We have all heard the phrase 'the UK high street is dying' hundreds of times, even I am guilty of jumping on to this bandwagon. It's in tabloids, on advertisements and has been repeatedly discussed in the BBC newsroom. It's everywhere and often surrounded by negativity. But, the truth is the high street isn't dying, it's evolving. More specifically digitally evolving. Stores are moving onto digital platforms and finding new ways to bridge the gap between online and offline.
So far, this digital movement has worked. New apps get released, returns are easier, we don't have to wait till the weekend to go clothes shopping and opening hours are a thing of the past. Who wouldn't want to be able to go clothes shopping at 3 am? Maybe not, but the option is there. Digital is 24/7.
As with most changes, we are still in the early or infant years of the high street digital movement. Which means mistakes are often made. But it all starts to get a bit more serious as our sensitive data is at risk of exposure. The problem is it's not just retail sites that are letting us down, it's social media, universities, dating apps and even airlines.
British airways exposed 380,000 people's information
Marriott Hotels exposed 383,000,000 people's information
Grindr exposed 3,000,000 people's information
SingHealth exposed 1,500,000 people's data, including Prime Minister Lee Hsien Loong's medical information
Data and money are being thrown around and websites haven't quite caught up with the security requirements needed for the evolving digital world. I should clarify that not all data is stolen through hacking. Accidental uploads, inside jobs, unprotected API, lost/stolen computers and poor security all result in data being exposed.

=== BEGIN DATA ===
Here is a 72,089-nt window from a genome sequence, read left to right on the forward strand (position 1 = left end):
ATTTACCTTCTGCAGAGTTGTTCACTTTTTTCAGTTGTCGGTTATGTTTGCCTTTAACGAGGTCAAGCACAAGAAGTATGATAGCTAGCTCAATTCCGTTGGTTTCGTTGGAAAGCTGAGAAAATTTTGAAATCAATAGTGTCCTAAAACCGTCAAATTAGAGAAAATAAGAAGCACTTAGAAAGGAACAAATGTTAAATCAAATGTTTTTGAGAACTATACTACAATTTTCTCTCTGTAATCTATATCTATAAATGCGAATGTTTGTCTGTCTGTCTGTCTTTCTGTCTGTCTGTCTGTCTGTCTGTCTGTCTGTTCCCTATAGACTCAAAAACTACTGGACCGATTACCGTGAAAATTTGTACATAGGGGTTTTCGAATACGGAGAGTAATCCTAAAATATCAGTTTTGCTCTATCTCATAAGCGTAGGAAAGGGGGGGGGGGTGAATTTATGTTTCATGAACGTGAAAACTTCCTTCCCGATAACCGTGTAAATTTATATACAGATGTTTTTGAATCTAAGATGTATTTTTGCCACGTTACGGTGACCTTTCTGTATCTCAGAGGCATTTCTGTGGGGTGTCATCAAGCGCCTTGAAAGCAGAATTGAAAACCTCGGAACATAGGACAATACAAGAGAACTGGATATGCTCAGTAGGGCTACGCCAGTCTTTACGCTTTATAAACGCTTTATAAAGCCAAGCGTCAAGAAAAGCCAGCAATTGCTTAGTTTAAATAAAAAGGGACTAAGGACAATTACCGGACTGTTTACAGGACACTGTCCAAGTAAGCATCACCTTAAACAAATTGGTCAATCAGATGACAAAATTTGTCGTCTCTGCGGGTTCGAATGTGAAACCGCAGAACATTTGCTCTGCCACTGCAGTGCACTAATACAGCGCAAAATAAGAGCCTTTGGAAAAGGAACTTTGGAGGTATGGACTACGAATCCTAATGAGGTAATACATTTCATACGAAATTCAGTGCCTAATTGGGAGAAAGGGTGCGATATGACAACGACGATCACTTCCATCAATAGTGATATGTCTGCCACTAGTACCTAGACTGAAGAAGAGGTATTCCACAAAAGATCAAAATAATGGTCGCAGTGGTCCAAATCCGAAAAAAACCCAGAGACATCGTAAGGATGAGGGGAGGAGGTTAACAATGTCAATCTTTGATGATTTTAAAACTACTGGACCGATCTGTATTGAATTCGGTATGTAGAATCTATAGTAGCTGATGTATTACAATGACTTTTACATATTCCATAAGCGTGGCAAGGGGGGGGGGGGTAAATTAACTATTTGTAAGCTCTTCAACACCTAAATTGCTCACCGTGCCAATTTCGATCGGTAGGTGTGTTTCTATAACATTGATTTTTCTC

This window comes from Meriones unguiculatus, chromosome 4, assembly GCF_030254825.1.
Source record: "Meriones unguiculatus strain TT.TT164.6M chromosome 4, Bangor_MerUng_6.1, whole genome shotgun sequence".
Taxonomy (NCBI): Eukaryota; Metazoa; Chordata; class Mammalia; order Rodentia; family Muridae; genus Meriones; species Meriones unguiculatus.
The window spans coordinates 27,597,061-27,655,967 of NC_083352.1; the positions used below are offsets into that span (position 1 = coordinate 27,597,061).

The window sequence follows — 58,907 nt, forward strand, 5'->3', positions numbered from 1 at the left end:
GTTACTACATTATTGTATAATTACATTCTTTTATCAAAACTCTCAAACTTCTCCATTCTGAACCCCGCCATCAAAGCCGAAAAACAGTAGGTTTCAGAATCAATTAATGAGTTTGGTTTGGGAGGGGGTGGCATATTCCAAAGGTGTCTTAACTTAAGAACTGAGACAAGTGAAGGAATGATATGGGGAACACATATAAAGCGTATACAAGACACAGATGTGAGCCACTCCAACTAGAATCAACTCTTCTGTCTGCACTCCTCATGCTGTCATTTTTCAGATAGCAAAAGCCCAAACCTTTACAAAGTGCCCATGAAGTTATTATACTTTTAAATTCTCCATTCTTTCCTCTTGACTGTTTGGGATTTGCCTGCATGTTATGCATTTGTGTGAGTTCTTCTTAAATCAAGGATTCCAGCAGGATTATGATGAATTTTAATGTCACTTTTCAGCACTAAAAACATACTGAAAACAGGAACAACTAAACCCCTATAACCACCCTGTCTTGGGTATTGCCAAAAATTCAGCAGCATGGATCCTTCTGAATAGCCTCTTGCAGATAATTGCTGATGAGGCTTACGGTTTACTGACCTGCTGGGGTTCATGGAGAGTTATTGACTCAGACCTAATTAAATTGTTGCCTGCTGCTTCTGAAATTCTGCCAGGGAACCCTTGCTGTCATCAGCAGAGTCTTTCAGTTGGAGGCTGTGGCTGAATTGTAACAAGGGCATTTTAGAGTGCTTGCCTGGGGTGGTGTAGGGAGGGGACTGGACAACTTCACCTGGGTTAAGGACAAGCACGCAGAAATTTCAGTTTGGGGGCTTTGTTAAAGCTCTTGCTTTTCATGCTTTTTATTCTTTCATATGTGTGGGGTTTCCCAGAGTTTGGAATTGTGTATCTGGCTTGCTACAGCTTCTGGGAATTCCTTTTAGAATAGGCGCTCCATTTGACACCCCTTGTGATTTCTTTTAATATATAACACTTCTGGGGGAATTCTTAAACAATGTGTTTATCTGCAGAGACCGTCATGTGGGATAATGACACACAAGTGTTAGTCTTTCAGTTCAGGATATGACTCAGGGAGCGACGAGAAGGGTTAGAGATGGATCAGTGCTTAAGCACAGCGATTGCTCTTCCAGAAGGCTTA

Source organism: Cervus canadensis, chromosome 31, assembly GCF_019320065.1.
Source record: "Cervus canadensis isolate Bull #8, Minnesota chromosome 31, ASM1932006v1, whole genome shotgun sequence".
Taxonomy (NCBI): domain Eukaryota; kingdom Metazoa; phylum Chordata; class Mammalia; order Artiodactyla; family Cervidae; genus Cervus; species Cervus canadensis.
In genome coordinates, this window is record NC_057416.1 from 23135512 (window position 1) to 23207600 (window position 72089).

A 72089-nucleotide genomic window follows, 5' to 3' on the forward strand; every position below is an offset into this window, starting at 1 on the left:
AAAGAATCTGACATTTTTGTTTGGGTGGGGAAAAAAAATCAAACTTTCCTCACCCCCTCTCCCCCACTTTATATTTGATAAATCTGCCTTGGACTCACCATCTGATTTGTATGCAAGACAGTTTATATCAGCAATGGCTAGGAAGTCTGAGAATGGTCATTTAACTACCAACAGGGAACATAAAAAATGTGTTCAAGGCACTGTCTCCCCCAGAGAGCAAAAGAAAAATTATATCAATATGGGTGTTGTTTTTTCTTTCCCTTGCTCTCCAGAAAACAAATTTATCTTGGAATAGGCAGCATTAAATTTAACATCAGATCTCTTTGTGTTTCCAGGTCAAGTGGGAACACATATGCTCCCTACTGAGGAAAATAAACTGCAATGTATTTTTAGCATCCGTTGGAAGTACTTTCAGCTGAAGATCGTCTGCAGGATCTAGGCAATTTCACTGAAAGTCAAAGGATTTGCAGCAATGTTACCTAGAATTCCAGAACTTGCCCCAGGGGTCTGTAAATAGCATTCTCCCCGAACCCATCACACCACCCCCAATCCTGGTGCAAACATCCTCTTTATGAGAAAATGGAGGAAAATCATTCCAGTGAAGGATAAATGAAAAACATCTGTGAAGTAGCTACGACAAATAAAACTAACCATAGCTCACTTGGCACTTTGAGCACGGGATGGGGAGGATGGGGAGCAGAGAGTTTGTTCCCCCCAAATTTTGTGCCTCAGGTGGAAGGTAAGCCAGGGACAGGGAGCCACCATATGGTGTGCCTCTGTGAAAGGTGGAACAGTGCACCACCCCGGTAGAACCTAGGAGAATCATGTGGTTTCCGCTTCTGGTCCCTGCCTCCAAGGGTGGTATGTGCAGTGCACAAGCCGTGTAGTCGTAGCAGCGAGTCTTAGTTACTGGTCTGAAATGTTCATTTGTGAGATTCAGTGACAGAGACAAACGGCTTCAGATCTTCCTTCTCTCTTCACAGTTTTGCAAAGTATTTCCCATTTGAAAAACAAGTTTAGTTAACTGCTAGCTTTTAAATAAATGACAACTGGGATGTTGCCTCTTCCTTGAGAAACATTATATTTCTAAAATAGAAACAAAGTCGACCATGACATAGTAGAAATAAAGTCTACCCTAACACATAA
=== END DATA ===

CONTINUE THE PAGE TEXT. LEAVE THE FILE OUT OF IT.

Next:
The tricky thing about data being exposed is it's primarily humans, not computers that hack into the mainframe so to speak. All those little tricks to get into websites are working. Just one person could take down an entire website, not a room full of screens like the movies tell us. But their greatest power is also their downfall. Website breaching data is not known only by a select few who wear hoodies and sit in a dark room. There are hundreds of professional testers who seek out website security breaches using the same methods as hackers to find loopholes.
Given that 60% of small businesses are out of business 6 months after a hacking incident, even small brands need to start security testing before they are exposed or go bankrupt.